The 1962 Grady-White catalog cover
The pleasure boat industry is chock full of the most interesting of people — hard working, dedicated individuals and families who have often put their life’s savings and full-time energies to fulfilling their dreams of creating the boats we know and love.
These are their stories.
Current Grady-White owner and CEO, Eddie Smith, was in high school in 1959 in Lexington, North Carolina, when Glen Grady and Don White founded Grady-White Boats in Greenville, North Carolina.
Greenville is located on the Tar River a few miles inland from Washington, North Carolina, where the Tar joins the Pamlico River draining into Pamlico Sound, a popular 80-mile long lagoon protected from the Atlantic ocean by the famous Outer Banks.
Glen Grady hailed from Wisconsin where he gained his knowledge of wooden boatbuilding and design, first with Thompson Boats and then for several years of increasing responsibility with Cruisers, Inc. of Oconto, Wisconsin.
Don White was a Cruisers, Inc. dealer in North Carolina. Together, they wanted to build their own boats targeted specifically to the East Coast boater. They set up shop in 1959 in a warehouse in downtown Greenville.
Grady and White relied on a plentiful supply of experienced local furniture craftsmen to form and construct the small coastal boats suited for the rough waters of the coast. Strong backbone ribs and keels of white oak were covered with lapstrake mahogany plywood planks in the clinker-built style utilizing labour intensive brass screws and sealant. Transoms were solid mahogany.
The original factory in Greenville circa 1959
Grady-White designs featured high freeboards and a flared bow entry to handle the local sea conditions. The first three models in 1960, all outboard powered, were 16’6″, 17’6″, and 20′ even. Sterndrive power was introduced for the larger models in 1961. The boats soon gained a solid reputation for quality and seaworthiness.
By 1962, inboard-powered models in 25 and 28 feet had been added to the lineup. In 1966, a 17-footer was built specifically to test the newfangled fiberglass market, while the lineup of wooden lapstrake runabouts, weekenders, and cruisers expanded to include a 33-foot Sea Skiff. Glen Grady believed the use of fiberglass in boatbuilding to be a fad.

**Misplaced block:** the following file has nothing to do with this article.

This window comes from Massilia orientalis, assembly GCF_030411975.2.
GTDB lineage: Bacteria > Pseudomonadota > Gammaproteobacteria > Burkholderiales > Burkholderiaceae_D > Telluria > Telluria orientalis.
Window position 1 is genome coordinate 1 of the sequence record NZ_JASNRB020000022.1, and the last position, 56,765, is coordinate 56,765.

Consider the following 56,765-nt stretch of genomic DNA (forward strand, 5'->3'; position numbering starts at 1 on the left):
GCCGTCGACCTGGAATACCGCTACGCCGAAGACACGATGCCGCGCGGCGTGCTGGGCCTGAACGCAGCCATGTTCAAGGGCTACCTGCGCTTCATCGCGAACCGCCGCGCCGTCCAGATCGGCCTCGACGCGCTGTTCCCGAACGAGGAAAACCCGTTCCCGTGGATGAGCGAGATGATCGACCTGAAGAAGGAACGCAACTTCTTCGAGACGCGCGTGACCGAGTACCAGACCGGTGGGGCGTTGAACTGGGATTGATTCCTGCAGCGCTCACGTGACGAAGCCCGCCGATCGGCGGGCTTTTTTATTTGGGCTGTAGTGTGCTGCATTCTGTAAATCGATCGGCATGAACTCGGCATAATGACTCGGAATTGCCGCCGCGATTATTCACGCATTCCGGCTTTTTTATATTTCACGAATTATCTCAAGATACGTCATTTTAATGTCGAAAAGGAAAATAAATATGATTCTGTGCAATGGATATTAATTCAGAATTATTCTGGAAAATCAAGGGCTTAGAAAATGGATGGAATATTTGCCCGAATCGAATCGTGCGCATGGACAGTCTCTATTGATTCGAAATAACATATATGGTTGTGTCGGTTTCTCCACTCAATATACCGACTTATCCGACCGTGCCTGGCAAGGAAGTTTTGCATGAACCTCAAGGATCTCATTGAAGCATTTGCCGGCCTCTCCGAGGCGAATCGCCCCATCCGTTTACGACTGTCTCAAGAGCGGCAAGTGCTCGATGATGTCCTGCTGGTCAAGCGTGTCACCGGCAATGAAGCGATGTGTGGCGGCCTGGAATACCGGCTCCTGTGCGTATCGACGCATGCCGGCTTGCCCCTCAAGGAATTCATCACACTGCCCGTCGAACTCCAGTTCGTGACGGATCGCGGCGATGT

While all this was going on, young Eddie Smith was going to school over a hundred miles away. He was also spending quality time with his father in the great outdoors. In 1960, Eddie enrolled at the University of North Carolina knowing full well that upon graduation he would join National Wholesale, his father’s very successful mail order hosiery and apparel business.
Upon graduation, Eddie did just that as well as marrying his college sweetheart. Even though his heart was not into pursuing his father’s business, he stayed for three years learning his father’s business principles which became engrained in him; unquestionable integrity in all aspects of business, appreciating and valuing both workers and customers, striving for the utmost in perfection and quality, and giving back to industry, employees, and the community.
By 1968, fiberglass-built boats had taken over the market, Glen Grady had just recently left the company, and Grady-White Boats with Don White at the helm was faltering and close to bankruptcy. It was still building wooden boats. Quite by coincidence, Eddie Smith, also a private pilot, as a favour had flown a friend to Greenville to meet with Don White.
Smith quickly assessed the Grady-White financial and market predicaments and recognized the opportunity that presented itself. Smith talked it over with his father and very quickly, the family purchased the company. At 26 years old, young entrepreneur Eddie Smith, with little to no experience, took charge of Grady-White Boats.
Eddie quickly put his father’s business principles into practice while getting the company on solid footing. He converted the production line and the product lineup to fiberglass while maintaining strict quality contro. He also refocused the company towards the models the boating market most wanted. The 1968 lineup Smith inherited included 15 models from 16-22 feet, of which the four smallest models were also available in fiberglass.
Converting the production line from wood to fiberglass and convincing dealers and customers to come on board, meant a few lean years and a much reduced model lineup. By 1971, the fiberglass lineup had expanded to eight models from 16 to 21 feet, some outboard and some sterndrive powered. Smith and some of his top staff participated in as many offshore fishing tournaments as possible to learn their customer base and see how they used their boats.
Based on what they learned, Grady-White began to improve upon the center console design. They added rod holders and rod racks, non-skid decks, insulated and self-draining storage compartments, self-draining cockpits, and sufficient foam flotation that the boats became “unsinkable.”